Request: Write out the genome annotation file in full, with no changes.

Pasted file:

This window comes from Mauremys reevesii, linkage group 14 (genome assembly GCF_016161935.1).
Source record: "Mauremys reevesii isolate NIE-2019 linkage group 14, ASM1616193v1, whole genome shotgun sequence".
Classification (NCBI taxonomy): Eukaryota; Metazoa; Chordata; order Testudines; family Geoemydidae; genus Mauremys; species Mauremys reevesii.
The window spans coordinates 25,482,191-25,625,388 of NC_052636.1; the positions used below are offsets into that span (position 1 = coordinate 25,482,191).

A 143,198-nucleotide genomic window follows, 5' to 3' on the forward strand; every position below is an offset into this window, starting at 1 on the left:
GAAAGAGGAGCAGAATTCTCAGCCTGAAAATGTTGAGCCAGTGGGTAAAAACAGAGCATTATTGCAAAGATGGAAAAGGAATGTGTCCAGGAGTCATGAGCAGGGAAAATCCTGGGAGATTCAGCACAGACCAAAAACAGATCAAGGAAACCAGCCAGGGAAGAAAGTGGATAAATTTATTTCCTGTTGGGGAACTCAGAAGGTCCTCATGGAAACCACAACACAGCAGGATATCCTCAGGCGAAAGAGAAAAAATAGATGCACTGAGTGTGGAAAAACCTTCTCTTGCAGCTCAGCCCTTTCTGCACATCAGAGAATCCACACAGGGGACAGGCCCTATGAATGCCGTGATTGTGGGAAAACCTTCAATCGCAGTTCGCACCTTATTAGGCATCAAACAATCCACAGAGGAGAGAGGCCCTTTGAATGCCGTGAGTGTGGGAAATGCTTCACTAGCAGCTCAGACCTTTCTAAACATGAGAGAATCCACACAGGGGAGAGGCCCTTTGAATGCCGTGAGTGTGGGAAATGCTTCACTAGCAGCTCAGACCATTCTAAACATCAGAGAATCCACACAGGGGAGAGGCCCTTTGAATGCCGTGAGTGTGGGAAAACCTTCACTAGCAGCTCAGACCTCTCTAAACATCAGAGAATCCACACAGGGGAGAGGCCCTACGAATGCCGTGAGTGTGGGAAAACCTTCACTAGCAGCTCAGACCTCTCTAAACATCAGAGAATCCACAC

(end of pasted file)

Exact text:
This window comes from Mauremys reevesii, linkage group 14 (genome assembly GCF_016161935.1).
Source record: "Mauremys reevesii isolate NIE-2019 linkage group 14, ASM1616193v1, whole genome shotgun sequence".
Classification (NCBI taxonomy): Eukaryota; Metazoa; Chordata; order Testudines; family Geoemydidae; genus Mauremys; species Mauremys reevesii.
The window spans coordinates 25,482,191-25,625,388 of NC_052636.1; the positions used below are offsets into that span (position 1 = coordinate 25,482,191).

A 143,198-nucleotide genomic window follows, 5' to 3' on the forward strand; every position below is an offset into this window, starting at 1 on the left:
GAAAGAGGAGCAGAATTCTCAGCCTGAAAATGTTGAGCCAGTGGGTAAAAACAGAGCATTATTGCAAAGATGGAAAAGGAATGTGTCCAGGAGTCATGAGCAGGGAAAATCCTGGGAGATTCAGCACAGACCAAAAACAGATCAAGGAAACCAGCCAGGGAAGAAAGTGGATAAATTTATTTCCTGTTGGGGAACTCAGAAGGTCCTCATGGAAACCACAACACAGCAGGATATCCTCAGGCGAAAGAGAAAAAATAGATGCACTGAGTGTGGAAAAACCTTCTCTTGCAGCTCAGCCCTTTCTGCACATCAGAGAATCCACACAGGGGACAGGCCCTATGAATGCCGTGATTGTGGGAAAACCTTCAATCGCAGTTCGCACCTTATTAGGCATCAAACAATCCACAGAGGAGAGAGGCCCTTTGAATGCCGTGAGTGTGGGAAATGCTTCACTAGCAGCTCAGACCTTTCTAAACATGAGAGAATCCACACAGGGGAGAGGCCCTTTGAATGCCGTGAGTGTGGGAAATGCTTCACTAGCAGCTCAGACCATTCTAAACATCAGAGAATCCACACAGGGGAGAGGCCCTTTGAATGCCGTGAGTGTGGGAAAACCTTCACTAGCAGCTCAGACCTCTCTAAACATCAGAGAATCCACACAGGGGAGAGGCCCTACGAATGCCGTGAGTGTGGGAAAACCTTCACTAGCAGCTCAGACCTCTCTAAACATCAGAGAATCCACAC